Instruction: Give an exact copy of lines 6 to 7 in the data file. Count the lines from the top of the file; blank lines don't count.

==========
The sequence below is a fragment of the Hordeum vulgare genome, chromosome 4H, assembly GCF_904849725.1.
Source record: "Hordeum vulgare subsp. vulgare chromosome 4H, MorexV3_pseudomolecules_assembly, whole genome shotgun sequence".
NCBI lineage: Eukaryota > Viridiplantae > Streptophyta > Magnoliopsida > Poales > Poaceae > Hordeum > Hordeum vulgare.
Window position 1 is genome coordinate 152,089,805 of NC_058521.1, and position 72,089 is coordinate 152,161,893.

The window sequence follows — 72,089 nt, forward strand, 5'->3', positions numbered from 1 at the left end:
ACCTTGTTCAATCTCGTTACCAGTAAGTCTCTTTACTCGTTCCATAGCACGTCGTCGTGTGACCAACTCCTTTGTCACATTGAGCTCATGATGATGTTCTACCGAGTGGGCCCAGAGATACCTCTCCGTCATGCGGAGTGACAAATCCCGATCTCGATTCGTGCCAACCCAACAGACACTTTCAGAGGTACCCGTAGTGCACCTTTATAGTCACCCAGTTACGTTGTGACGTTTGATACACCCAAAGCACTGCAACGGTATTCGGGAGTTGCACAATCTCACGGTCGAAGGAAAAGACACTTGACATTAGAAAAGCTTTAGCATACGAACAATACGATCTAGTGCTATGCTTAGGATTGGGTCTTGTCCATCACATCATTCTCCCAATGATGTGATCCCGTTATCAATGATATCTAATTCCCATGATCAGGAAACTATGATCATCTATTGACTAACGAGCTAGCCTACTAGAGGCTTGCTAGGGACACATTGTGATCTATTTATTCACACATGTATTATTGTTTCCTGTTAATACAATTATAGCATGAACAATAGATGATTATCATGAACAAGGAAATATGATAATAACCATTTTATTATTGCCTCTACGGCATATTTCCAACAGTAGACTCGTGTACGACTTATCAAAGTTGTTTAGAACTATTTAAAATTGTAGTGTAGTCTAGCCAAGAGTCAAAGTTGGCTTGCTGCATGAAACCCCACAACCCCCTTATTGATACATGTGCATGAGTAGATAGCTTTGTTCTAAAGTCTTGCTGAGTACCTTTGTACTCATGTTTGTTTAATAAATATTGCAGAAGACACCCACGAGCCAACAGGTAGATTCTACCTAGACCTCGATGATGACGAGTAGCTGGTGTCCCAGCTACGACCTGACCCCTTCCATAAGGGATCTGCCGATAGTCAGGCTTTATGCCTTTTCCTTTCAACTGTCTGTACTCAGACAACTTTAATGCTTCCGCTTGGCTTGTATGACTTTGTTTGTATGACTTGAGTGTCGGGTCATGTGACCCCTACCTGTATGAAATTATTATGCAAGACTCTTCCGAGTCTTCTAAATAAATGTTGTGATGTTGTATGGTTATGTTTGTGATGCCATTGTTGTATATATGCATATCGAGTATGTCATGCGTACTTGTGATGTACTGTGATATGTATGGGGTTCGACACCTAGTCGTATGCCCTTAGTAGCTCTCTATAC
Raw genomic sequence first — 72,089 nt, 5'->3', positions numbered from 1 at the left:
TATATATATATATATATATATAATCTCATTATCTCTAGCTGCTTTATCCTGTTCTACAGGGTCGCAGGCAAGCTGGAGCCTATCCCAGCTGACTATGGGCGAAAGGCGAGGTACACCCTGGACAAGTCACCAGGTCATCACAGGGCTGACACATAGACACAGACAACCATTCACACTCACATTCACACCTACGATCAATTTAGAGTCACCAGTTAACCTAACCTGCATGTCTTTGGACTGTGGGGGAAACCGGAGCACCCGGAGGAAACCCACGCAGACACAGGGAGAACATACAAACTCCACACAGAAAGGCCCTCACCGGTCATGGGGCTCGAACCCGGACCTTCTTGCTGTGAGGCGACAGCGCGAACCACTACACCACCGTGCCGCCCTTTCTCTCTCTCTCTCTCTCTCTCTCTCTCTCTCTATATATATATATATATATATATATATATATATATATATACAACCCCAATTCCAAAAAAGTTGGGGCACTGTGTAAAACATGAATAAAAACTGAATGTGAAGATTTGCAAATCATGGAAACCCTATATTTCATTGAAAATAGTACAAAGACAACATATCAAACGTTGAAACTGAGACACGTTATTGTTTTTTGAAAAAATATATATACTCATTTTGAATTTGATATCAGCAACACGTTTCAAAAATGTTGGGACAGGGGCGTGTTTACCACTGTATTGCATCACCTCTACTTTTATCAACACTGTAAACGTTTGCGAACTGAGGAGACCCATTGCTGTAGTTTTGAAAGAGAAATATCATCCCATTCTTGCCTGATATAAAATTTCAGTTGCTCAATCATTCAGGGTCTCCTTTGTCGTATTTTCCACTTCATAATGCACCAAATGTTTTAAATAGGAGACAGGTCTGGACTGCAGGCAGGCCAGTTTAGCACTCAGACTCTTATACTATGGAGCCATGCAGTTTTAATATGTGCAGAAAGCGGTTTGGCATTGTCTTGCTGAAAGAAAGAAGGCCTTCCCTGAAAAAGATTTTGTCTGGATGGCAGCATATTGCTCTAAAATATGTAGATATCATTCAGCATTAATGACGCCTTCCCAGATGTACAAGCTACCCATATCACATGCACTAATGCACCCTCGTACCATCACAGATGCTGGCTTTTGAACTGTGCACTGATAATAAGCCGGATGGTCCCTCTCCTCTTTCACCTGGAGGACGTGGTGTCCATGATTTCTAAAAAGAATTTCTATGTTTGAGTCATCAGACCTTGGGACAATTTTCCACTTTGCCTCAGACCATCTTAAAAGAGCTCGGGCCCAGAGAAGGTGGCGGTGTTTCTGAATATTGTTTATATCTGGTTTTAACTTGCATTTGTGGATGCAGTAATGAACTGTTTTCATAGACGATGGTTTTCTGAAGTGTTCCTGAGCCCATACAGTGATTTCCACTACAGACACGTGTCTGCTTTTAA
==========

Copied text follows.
ACCTTGTTCAATCTCGTTACCAGTAAGTCTCTTTACTCGTTCCATAGCACGTCGTCGTGTGACCAACTCCTTTGTCACATTGAGCTCATGATGATGTTCTACCGAGTGGGCCCAGAGATACCTCTCCGTCATGCGGAGTGACAAATCCCGATCTCGATTCGTGCCAACCCAACAGACACTTTCAGAGGTACCCGTAGTGCACCTTTATAGTCACCCAGTTACGTTGTGACGTTTGATACACCCAAAGCACTGCAACGGTATTCGGGAGTTGCACAATCTCACGGTCGAAGGAAAAGACACTTGACATTAGAAAAGCTTTAGCATACGAACAATACGATCTAGTGCTATGCTTAGGATTGGGTCTTGTCCATCACATCATTCTCCCAATGATGTGATCCCGTTATCAATGATATCTAATTCCCATGATCAGGAAACTATGATCATCTATTGACTAACGAGCTAGCCTACTAGAGGCTTGCTAGGGACACATTGTGATCTATTTATTCACACATGTATTATTGTTTCCTGTTAATACAATTATAGCATGAACAATAGATGATTATCATGAACAAGGAAATATGATAATAACCATTTTATTATTGCCTCTACGGCATATTTCCAACAGTAGACTCGTGTACGACTTATCAAAGTTGTTTAGAACTATTTAAAATTGTAGTGTAGTCTAGCCAAGAGTCAAAGTTGGCTTGCTGCATGAAACCCCACAACCCCCTTATTGATACATGTGCATGAGTAGATAGCTTTGTTCTAAAGTCTTGCTGAGTACCTTTGTACTCATGTTTGTTTAATAAATATTGCAGAAGACACCCACGAGCCAACAGGTAGATTCTACCTAGACCTCGATGATGACGAGTAGCTGGTGTCCCAGCTACGACCTGACCCCTTCCATAAGGGATCTGCCGATAGTCAGGCTTTATGCCTTTTCCTTTCAACTGTCTGTACTCAGACAACTTTAATGCTTCCGCTTGGCTTGTATGACTTTGTTTGTATGACTTGAGTGTCGGGTCATGTGACCCCTACCTGTATGAAATTATTATGCAAGACTCTTCCGAGTCTTCTAAATAAATGTTGTGATGTTGTATGGTTATGTTTGTGATGCCATTGTTGTATATATGCATATCGAGTATGTCATGCGTACTTGTGATGTACTGTGATATGTATGGGGTTCGACACCTAGTCGTATGCCCTTAGTAGCTCTCTATAC
Raw genomic sequence first — 72,089 nt, 5'->3', positions numbered from 1 at the left: